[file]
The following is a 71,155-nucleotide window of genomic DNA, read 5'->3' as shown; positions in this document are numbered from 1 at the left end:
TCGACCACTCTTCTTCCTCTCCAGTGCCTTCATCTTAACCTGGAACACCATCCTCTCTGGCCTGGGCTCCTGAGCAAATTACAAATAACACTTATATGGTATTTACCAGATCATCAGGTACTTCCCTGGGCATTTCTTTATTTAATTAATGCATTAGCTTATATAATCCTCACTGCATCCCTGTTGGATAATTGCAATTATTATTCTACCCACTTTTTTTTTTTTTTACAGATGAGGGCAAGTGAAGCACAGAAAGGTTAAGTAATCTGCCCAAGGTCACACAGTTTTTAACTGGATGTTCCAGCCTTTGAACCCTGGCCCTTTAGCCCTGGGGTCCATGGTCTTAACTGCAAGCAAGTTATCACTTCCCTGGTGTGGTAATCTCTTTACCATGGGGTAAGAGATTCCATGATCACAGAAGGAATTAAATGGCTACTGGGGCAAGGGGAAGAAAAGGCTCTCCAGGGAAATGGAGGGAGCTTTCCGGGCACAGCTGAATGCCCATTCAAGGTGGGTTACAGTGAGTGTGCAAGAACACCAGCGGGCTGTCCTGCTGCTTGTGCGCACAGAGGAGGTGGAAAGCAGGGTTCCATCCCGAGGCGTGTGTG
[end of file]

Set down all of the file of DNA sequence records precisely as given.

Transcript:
The following is a 71,155-nucleotide window of genomic DNA, read 5'->3' as shown; positions in this document are numbered from 1 at the left end:
TCGACCACTCTTCTTCCTCTCCAGTGCCTTCATCTTAACCTGGAACACCATCCTCTCTGGCCTGGGCTCCTGAGCAAATTACAAATAACACTTATATGGTATTTACCAGATCATCAGGTACTTCCCTGGGCATTTCTTTATTTAATTAATGCATTAGCTTATATAATCCTCACTGCATCCCTGTTGGATAATTGCAATTATTATTCTACCCACTTTTTTTTTTTTTTACAGATGAGGGCAAGTGAAGCACAGAAAGGTTAAGTAATCTGCCCAAGGTCACACAGTTTTTAACTGGATGTTCCAGCCTTTGAACCCTGGCCCTTTAGCCCTGGGGTCCATGGTCTTAACTGCAAGCAAGTTATCACTTCCCTGGTGTGGTAATCTCTTTACCATGGGGTAAGAGATTCCATGATCACAGAAGGAATTAAATGGCTACTGGGGCAAGGGGAAGAAAAGGCTCTCCAGGGAAATGGAGGGAGCTTTCCGGGCACAGCTGAATGCCCATTCAAGGTGGGTTACAGTGAGTGTGCAAGAACACCAGCGGGCTGTCCTGCTGCTTGTGCGCACAGAGGAGGTGGAAAGCAGGGTTCCATCCCGAGGCGTGTGTG